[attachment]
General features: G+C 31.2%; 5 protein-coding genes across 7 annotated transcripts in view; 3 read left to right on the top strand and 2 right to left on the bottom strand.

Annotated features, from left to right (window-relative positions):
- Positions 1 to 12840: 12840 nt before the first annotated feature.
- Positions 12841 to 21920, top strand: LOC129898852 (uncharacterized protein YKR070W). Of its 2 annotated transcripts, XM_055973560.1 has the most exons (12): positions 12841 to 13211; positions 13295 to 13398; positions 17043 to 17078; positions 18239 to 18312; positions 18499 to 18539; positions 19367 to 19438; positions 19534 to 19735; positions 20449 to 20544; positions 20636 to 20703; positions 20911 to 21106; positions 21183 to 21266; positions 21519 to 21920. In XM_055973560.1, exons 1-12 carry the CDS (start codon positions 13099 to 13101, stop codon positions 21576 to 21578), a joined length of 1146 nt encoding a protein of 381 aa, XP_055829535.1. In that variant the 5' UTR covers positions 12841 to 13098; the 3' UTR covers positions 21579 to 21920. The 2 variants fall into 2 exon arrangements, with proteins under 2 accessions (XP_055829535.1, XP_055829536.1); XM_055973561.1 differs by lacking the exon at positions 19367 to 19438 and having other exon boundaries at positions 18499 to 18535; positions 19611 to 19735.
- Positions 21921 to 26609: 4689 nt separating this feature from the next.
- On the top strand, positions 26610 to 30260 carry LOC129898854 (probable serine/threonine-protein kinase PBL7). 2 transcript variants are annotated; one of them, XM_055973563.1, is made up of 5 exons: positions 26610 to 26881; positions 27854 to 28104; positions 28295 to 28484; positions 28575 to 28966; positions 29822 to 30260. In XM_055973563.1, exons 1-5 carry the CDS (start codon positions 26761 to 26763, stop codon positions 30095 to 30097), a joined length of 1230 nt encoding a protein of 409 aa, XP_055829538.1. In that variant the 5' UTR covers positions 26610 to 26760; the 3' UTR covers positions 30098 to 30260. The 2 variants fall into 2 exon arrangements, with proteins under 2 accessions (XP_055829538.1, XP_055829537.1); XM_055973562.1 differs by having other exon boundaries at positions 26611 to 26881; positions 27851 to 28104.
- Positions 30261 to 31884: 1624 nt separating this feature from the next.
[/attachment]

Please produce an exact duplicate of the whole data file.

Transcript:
General features: G+C 31.2%; 5 protein-coding genes across 7 annotated transcripts in view; 3 read left to right on the top strand and 2 right to left on the bottom strand.

Annotated features, from left to right (window-relative positions):
- Positions 1 to 12840: 12840 nt before the first annotated feature.
- Positions 12841 to 21920, top strand: LOC129898852 (uncharacterized protein YKR070W). Of its 2 annotated transcripts, XM_055973560.1 has the most exons (12): positions 12841 to 13211; positions 13295 to 13398; positions 17043 to 17078; positions 18239 to 18312; positions 18499 to 18539; positions 19367 to 19438; positions 19534 to 19735; positions 20449 to 20544; positions 20636 to 20703; positions 20911 to 21106; positions 21183 to 21266; positions 21519 to 21920. In XM_055973560.1, exons 1-12 carry the CDS (start codon positions 13099 to 13101, stop codon positions 21576 to 21578), a joined length of 1146 nt encoding a protein of 381 aa, XP_055829535.1. In that variant the 5' UTR covers positions 12841 to 13098; the 3' UTR covers positions 21579 to 21920. The 2 variants fall into 2 exon arrangements, with proteins under 2 accessions (XP_055829535.1, XP_055829536.1); XM_055973561.1 differs by lacking the exon at positions 19367 to 19438 and having other exon boundaries at positions 18499 to 18535; positions 19611 to 19735.
- Positions 21921 to 26609: 4689 nt separating this feature from the next.
- On the top strand, positions 26610 to 30260 carry LOC129898854 (probable serine/threonine-protein kinase PBL7). 2 transcript variants are annotated; one of them, XM_055973563.1, is made up of 5 exons: positions 26610 to 26881; positions 27854 to 28104; positions 28295 to 28484; positions 28575 to 28966; positions 29822 to 30260. In XM_055973563.1, exons 1-5 carry the CDS (start codon positions 26761 to 26763, stop codon positions 30095 to 30097), a joined length of 1230 nt encoding a protein of 409 aa, XP_055829538.1. In that variant the 5' UTR covers positions 26610 to 26760; the 3' UTR covers positions 30098 to 30260. The 2 variants fall into 2 exon arrangements, with proteins under 2 accessions (XP_055829538.1, XP_055829537.1); XM_055973562.1 differs by having other exon boundaries at positions 26611 to 26881; positions 27851 to 28104.
- Positions 30261 to 31884: 1624 nt separating this feature from the next.